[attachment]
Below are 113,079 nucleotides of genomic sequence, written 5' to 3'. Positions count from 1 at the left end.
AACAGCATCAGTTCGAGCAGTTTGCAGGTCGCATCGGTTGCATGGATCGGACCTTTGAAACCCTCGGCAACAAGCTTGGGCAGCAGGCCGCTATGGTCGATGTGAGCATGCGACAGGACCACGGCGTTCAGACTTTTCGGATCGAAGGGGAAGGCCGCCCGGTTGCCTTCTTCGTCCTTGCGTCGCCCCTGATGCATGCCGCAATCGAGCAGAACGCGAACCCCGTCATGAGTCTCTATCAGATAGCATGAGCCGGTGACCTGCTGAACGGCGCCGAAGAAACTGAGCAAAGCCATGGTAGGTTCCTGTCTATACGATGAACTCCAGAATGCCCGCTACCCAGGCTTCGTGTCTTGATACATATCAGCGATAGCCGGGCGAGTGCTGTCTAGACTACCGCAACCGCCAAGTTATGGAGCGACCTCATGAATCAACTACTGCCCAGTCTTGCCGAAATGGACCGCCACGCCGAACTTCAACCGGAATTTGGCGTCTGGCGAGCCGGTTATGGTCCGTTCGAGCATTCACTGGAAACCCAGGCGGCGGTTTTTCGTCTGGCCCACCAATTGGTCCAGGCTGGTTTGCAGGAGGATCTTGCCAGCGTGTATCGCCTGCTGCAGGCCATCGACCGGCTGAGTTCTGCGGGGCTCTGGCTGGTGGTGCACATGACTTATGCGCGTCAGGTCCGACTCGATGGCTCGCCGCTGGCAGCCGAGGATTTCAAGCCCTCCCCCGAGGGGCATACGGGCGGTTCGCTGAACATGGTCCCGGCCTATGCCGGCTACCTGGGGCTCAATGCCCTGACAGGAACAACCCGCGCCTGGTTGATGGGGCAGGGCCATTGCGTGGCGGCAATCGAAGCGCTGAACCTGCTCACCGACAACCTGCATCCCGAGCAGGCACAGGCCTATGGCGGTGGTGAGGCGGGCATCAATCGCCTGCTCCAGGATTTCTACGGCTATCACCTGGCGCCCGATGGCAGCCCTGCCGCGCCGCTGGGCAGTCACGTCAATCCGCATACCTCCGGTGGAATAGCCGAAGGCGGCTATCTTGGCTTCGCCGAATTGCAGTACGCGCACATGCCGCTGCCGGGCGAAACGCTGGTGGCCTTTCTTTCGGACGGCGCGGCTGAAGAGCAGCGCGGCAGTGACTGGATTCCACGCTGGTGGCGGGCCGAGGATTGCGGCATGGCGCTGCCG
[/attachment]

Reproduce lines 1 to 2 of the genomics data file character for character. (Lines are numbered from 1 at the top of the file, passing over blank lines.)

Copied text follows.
Below are 113,079 nucleotides of genomic sequence, written 5' to 3'. Positions count from 1 at the left end.
AACAGCATCAGTTCGAGCAGTTTGCAGGTCGCATCGGTTGCATGGATCGGACCTTTGAAACCCTCGGCAACAAGCTTGGGCAGCAGGCCGCTATGGTCGATGTGAGCATGCGACAGGACCACGGCGTTCAGACTTTTCGGATCGAAGGGGAAGGCCGCCCGGTTGCCTTCTTCGTCCTTGCGTCGCCCCTGATGCATGCCGCAATCGAGCAGAACGCGAACCCCGTCATGAGTCTCTATCAGATAGCATGAGCCGGTGACCTGCTGAACGGCGCCGAAGAAACTGAGCAAAGCCATGGTAGGTTCCTGTCTATACGATGAACTCCAGAATGCCCGCTACCCAGGCTTCGTGTCTTGATACATATCAGCGATAGCCGGGCGAGTGCTGTCTAGACTACCGCAACCGCCAAGTTATGGAGCGACCTCATGAATCAACTACTGCCCAGTCTTGCCGAAATGGACCGCCACGCCGAACTTCAACCGGAATTTGGCGTCTGGCGAGCCGGTTATGGTCCGTTCGAGCATTCACTGGAAACCCAGGCGGCGGTTTTTCGTCTGGCCCACCAATTGGTCCAGGCTGGTTTGCAGGAGGATCTTGCCAGCGTGTATCGCCTGCTGCAGGCCATCGACCGGCTGAGTTCTGCGGGGCTCTGGCTGGTGGTGCACATGACTTATGCGCGTCAGGTCCGACTCGATGGCTCGCCGCTGGCAGCCGAGGATTTCAAGCCCTCCCCCGAGGGGCATACGGGCGGTTCGCTGAACATGGTCCCGGCCTATGCCGGCTACCTGGGGCTCAATGCCCTGACAGGAACAACCCGCGCCTGGTTGATGGGGCAGGGCCATTGCGTGGCGGCAATCGAAGCGCTGAACCTGCTCACCGACAACCTGCATCCCGAGCAGGCACAGGCCTATGGCGGTGGTGAGGCGGGCATCAATCGCCTGCTCCAGGATTTCTACGGCTATCACCTGGCGCCCGATGGCAGCCCTGCCGCGCCGCTGGGCAGTCACGTCAATCCGCATACCTCCGGTGGAATAGCCGAAGGCGGCTATCTTGGCTTCGCCGAATTGCAGTACGCGCACATGCCGCTGCCGGGCGAAACGCTGGTGGCCTTTCTTTCGGACGGCGCGGCTGAAGAGCAGCGCGGCAGTGACTGGATTCCACGCTGGTGGCGGGCCGAGGATTGCGGCATGGCGCTGCCG